If the government is serious about helping people, they should do something about the cost of living.
So says Lipeni Tiasaga from the village of Leauvaa. She says the cost of living has become unbearable.
The 45-year-old said most families in Samoa couldn’t afford the cost of living.
She also blames the government for not knowing and being deaf to the plight of so many poor families.
“So much has changed in Samoa,” Lipine explained.
“One of the changes is the prices for everything in the shops; it’s so expensive. There doesn’t seem to be any sort of kindness towards the people, especially for those who struggle.
“It’s not like back in the days when everything was a lot more affordable for our people.”
Lipine says that in the past you could get things at the shops for just a few cents.
“Back then we can even stretch $10 throughout the whole month,” she said.
“We also could find things at the shops which were very cheap and it was a big help for families who didn’t earn that much money.”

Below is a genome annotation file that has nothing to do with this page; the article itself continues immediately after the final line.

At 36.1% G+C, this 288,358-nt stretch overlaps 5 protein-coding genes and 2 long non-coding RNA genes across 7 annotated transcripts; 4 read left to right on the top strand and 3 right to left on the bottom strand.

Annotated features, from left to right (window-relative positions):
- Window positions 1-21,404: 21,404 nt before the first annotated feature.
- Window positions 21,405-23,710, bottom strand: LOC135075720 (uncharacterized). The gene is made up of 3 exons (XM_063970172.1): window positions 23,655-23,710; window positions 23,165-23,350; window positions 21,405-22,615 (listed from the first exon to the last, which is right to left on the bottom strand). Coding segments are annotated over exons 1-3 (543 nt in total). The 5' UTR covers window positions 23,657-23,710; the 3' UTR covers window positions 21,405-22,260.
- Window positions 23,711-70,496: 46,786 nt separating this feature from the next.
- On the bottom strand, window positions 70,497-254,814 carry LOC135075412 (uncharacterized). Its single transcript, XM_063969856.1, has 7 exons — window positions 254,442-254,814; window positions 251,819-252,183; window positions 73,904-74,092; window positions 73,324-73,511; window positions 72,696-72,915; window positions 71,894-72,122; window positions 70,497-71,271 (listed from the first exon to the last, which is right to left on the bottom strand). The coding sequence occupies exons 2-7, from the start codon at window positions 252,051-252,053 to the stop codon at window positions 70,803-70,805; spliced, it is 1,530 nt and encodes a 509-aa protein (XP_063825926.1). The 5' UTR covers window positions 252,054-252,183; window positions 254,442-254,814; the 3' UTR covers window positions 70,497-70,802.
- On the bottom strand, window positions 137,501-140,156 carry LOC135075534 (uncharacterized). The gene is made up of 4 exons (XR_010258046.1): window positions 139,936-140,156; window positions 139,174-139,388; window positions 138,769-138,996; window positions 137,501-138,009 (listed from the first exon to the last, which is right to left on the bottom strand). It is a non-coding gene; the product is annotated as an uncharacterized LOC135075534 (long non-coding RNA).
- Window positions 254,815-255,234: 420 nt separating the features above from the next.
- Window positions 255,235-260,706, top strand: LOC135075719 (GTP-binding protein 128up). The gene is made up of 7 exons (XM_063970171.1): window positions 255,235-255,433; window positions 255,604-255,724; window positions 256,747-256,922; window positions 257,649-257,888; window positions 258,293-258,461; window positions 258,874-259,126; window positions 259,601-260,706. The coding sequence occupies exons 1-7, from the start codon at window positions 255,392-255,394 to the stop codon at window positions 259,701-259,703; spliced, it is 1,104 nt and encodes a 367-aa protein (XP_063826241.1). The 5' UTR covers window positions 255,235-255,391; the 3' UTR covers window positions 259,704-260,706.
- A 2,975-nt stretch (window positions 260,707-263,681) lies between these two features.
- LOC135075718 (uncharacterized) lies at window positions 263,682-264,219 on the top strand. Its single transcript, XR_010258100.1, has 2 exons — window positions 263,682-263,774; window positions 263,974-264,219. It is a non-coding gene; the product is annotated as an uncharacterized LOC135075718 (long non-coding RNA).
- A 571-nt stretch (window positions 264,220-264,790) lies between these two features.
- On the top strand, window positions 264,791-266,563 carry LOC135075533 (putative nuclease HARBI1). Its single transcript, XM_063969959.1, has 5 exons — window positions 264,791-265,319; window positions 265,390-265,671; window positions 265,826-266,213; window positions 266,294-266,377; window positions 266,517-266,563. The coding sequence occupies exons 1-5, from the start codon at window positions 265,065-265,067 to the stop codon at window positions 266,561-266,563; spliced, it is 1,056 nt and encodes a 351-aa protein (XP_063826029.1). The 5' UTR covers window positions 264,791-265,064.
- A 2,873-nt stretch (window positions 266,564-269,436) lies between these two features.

But Samoa today is a different story.
“There is nothing like that anymore.
“Right now a lot of people have to walk long distances just to see which shop sells goods at a lower price so that they can save a few cents.”
And that’s why she likes the Chinese shops.
“I know it’s not right for Chinese to make development in our country but I tell you without their help in selling cheap goods we would have struggled even more.”
She said many Samoans are grateful to the Chinese.
“But the way I see it, no matter how hard people keep addressing the issue nothing has changed. I know people ask the government to re-consider the cost of living many times but nothing has changed.
“The question is why?
“I guess the government are busy building extra mansions but do not have the time to hear people’s struggles at all. This is sad.
“The cost of living is silly and many of us suffer because of it.
“The tobacco plantation is also our way of dealing with the high cost of living.
“On the other hand, I have a request for the government because they are the one who deal with the trading of goods.
“I want them to re-consider cost of living immediately by having some sense of humanity for people like us who are struggling.”